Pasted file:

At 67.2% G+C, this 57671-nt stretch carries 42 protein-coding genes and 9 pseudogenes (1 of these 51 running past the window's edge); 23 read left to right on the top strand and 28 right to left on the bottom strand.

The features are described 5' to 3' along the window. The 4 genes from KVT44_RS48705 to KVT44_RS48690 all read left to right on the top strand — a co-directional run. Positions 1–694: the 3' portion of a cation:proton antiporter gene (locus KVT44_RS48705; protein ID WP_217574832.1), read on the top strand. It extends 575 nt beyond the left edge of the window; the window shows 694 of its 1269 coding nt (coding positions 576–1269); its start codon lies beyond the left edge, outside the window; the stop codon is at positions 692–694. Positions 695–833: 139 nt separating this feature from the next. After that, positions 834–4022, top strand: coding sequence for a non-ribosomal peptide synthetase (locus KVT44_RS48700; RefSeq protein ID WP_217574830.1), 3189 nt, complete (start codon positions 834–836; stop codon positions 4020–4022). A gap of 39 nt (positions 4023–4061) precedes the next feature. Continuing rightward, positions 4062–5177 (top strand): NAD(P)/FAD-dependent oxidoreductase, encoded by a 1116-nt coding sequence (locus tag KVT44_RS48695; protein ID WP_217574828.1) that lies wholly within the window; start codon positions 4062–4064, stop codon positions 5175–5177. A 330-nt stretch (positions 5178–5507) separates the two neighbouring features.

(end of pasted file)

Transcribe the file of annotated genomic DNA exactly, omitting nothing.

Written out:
At 67.2% G+C, this 57671-nt stretch carries 42 protein-coding genes and 9 pseudogenes (1 of these 51 running past the window's edge); 23 read left to right on the top strand and 28 right to left on the bottom strand.

The features are described 5' to 3' along the window. The 4 genes from KVT44_RS48705 to KVT44_RS48690 all read left to right on the top strand — a co-directional run. Positions 1–694: the 3' portion of a cation:proton antiporter gene (locus KVT44_RS48705; protein ID WP_217574832.1), read on the top strand. It extends 575 nt beyond the left edge of the window; the window shows 694 of its 1269 coding nt (coding positions 576–1269); its start codon lies beyond the left edge, outside the window; the stop codon is at positions 692–694. Positions 695–833: 139 nt separating this feature from the next. After that, positions 834–4022, top strand: coding sequence for a non-ribosomal peptide synthetase (locus KVT44_RS48700; RefSeq protein ID WP_217574830.1), 3189 nt, complete (start codon positions 834–836; stop codon positions 4020–4022). A gap of 39 nt (positions 4023–4061) precedes the next feature. Continuing rightward, positions 4062–5177 (top strand): NAD(P)/FAD-dependent oxidoreductase, encoded by a 1116-nt coding sequence (locus tag KVT44_RS48695; protein ID WP_217574828.1) that lies wholly within the window; start codon positions 4062–4064, stop codon positions 5175–5177. A 330-nt stretch (positions 5178–5507) separates the two neighbouring features.